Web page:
Toban is short even for a gnome. He is barely over 3 feet tall and weighs 37 pounds. Toban has a rather large bottom lip that flaps when he speaks. He has black hair and a wildly long moustache. When Toban is in thought he often taps a finger on the bottom of his lip which makes a popping sound. He wears flamboyant leather clothes and a spectacularly over-the-top tophat which clashes with the rest of his clothes. He carries his cooking supplies with him wherever he goes.

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Read more about inquisitors, as well as five other base classes, in the Advanced Player’s Guide.

Mechanically, Toban is a gnome inquisitor of Shelyn who works for the Grand Lodge Faction. He selected the protection domain. He uses his divinely gifted magic to heal wounds, and understand foreign languages. He’s quite old, but uses his vast experience of the world to his advantage, so he chose ‘breadth of experience’ as his first feat, which is honestly one that we LOVE in my household. To better represent his adventuresome eating habits he took ‘resilient’ as a trait. He also took ‘weathered emissary’ to help him in learning new languages.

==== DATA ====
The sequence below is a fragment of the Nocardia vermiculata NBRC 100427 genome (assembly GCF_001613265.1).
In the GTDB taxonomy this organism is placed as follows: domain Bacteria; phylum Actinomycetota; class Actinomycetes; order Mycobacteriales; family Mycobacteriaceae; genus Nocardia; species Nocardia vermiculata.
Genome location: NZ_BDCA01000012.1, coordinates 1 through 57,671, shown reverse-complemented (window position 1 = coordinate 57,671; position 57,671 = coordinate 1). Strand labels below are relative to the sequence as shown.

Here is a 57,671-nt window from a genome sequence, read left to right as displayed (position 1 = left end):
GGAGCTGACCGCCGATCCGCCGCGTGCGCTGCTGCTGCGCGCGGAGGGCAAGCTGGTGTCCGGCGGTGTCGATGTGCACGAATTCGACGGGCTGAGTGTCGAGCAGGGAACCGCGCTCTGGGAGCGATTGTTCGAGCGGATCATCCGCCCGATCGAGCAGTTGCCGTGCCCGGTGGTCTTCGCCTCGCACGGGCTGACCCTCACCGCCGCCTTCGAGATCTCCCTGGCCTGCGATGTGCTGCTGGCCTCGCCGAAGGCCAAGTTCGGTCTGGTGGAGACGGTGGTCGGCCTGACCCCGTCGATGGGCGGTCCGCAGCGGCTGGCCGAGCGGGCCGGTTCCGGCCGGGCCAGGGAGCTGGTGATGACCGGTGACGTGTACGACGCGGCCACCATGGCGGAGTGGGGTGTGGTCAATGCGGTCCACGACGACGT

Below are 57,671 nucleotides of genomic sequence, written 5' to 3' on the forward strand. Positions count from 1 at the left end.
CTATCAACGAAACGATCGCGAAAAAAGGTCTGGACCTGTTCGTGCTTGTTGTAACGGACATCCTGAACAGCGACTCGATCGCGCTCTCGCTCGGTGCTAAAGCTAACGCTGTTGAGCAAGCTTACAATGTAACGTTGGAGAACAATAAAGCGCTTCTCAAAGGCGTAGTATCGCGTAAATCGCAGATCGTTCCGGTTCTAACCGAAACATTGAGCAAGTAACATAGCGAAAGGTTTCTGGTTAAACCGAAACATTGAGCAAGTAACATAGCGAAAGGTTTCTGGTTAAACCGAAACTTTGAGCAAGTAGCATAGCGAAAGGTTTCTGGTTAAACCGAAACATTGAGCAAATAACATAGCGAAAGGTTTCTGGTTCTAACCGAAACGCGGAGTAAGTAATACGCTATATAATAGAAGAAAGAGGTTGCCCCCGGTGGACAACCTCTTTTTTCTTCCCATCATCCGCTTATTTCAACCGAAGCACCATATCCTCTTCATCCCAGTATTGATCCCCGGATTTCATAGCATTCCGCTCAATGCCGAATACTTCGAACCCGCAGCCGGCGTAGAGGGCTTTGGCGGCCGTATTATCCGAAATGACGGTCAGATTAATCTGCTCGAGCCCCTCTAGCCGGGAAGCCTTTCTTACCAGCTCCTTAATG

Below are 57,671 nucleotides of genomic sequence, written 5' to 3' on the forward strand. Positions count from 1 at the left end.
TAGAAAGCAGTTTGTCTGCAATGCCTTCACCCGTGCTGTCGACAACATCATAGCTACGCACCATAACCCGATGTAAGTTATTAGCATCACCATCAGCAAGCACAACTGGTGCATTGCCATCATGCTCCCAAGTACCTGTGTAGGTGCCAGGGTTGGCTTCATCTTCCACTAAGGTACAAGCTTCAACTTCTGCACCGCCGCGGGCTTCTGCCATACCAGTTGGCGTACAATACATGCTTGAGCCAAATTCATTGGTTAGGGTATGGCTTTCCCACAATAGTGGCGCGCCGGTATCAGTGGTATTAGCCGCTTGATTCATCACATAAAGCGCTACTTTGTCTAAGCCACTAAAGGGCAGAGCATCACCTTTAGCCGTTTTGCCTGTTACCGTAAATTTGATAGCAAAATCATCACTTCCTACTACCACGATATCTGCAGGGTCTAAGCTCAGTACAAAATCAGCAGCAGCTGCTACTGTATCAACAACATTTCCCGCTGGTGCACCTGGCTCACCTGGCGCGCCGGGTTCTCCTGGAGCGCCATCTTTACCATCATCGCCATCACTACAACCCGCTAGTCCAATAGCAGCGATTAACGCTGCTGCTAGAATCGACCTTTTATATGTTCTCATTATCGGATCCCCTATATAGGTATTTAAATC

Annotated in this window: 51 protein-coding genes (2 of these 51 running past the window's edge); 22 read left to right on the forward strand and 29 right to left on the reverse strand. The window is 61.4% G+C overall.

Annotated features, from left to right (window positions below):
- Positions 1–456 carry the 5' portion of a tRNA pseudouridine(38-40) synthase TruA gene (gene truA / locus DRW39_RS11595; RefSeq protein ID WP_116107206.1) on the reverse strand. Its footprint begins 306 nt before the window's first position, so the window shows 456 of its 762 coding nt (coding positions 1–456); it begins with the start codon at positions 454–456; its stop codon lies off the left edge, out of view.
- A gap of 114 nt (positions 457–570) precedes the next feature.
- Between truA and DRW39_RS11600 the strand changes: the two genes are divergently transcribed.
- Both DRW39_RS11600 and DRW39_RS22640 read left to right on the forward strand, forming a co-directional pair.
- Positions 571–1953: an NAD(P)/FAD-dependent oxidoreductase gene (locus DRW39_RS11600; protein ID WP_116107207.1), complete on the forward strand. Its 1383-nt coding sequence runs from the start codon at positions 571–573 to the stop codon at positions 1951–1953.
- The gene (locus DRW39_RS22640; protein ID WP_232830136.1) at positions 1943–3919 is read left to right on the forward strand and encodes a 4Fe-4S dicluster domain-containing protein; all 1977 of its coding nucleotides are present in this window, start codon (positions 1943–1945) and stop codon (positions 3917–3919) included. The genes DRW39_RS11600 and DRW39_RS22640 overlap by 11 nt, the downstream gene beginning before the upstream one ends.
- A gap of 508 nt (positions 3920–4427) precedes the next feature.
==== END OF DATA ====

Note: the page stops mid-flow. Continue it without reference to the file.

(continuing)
Toban’s a knowledgable fellow, and an amazing chef. But, he strongly cares about using fresh ingredients, so he’s also good at perception and survival. Although he tries to make friends, his eccentricity can sometimes get in the way.

In battle, Toban always to gives humanoids a chance to surrender and repent, believing that death ends all chances for that person to create beauty. A tragedy! When forced into battle he uses a fine glaive, or his cooking knife. He can also hurl globs of acid at his enemies. He carries acid vials, holy water, and smokesticks, wears studded leather armour. He also carries plenty of healing scrolls, and recently picked up a healing wand. His wayfinder hangs around his neck, while his backpack is overflowing with cooking equipment.